The Leadership Lessons of Jesus Christ
When we talk about Jesus as a leader, we may imply two different forms: Jesus as the only Son of God, God of the universe, or the risen Christ as being one with God; or Jesus as the 1st century flesh and blood human being, the historical figure. Since the purpose of studying leadership is to improve one's own leadership skills, it makes sense to analyze Jesus' applicable traits, actions, and accomplishments as a good leader—in his historical role—so his leadership skills can be feasibly related to ourselves as human beings. I will attempt to analyze, using modern leadership criteria, how Jesus of ...view middle of the document...
Jesus gave a frank opinion about his purpose when he said, “Do not think that I have come to abolish the Law or the Prophets; I have not come to abolish them but to fulfill them” (Matt. 5:17). Cronin adds, “Leaders are people who know who they are and know where they are going. . . . [They] must be self-reliant individuals with great tenacity and stamina” (36). So aside from the common interpretations that Jesus was the Son of God or the Messiah (sent to earth to be king and deliverer of the Jews), Jesus was an intelligent man, who usually knew what to say and when to say it. N.T. Wright writes, “Jesus spoke of himself as a prophet, he behaved as a prophet, and when others referred to him in this way he did not correct them” (33).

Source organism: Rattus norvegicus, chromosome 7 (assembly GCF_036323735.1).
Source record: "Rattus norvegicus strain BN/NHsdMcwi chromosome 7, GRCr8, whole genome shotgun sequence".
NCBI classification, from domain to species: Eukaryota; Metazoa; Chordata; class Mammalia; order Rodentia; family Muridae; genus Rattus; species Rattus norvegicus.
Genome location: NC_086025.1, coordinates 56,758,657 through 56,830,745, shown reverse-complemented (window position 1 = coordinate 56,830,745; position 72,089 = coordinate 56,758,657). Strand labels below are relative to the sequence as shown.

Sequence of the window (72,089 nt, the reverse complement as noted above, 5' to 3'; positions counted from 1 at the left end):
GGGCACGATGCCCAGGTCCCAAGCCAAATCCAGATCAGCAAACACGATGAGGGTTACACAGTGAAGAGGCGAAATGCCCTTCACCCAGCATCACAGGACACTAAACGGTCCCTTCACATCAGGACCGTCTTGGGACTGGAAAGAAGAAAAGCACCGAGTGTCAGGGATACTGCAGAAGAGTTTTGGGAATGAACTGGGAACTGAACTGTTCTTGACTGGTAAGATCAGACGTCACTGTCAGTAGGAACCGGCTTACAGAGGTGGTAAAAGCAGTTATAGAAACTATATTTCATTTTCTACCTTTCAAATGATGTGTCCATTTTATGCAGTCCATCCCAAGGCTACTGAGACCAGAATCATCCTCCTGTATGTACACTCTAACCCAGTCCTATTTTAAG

Before we can explain how Jesus articulated his vision, we must first examine what his vision was. Wright writes, “Jesus was a first-century Jewish prophet announcing God's kingdom. This was the very center of his mission and message” (33). Most likely, Jesus would say his goal was to do God's will in order to fulfill the prophecies (as predicted in the Old Testament) and save the “lost” (Matt. 18:11, Luke 19:10). Since he was sent to earth as a means for people to get to heaven, his vision was that people could develop a right, loving relationship with his Father, so that they could share in the joys of eternal life (John 3:17). Marcus Borg writes that Jesus' message “was not about believing in him. Rather, . . . his message was theocentric, not christocentric” (Meeting Jesus Again 29). Like many of his leadership traits, Jesus' vision was centered on God.
Jesus was effective in communicating his vision through the exemplification of that vision in his own life, his integrity, and the appeal in his message. Jesus' two greatest commandments were, “You shall love the Lord your God with all your heart, with all your soul, and with all your mind” and “You shall love your neighbor as yourself” (Matt. 22:37, 39). In wishing that all mankind would learn to faithfully love and obey God, Jesus exemplified that ideal in his own actions and communications with people he met. He taught love, and he himself loved. James M. Kouzes and Barry Z. Posner write, “There is absolutely no way you can, over the long term, convince others to share a dream if you are not convinced of it yourself” (To Lead or Not to Lead, Unit Two 24). Jesus constantly reminded his followers to remain faithful to God. He often said, “Oh you of little faith,” to those who doubted him (Matt. 6:30, 8:26). Through his lessons about love, acts of compassion, and servantship, Jesus was the perfect model of the spiritual life he was trying to instill in his followers; he exemplified a life that appealed to others.
Jesus' integrity also contributed in the articulation of his spiritual-specific vision. Because he preached about morals, values, life goals, spiritual perfection, fulfillment and growth of the soul, etc., the...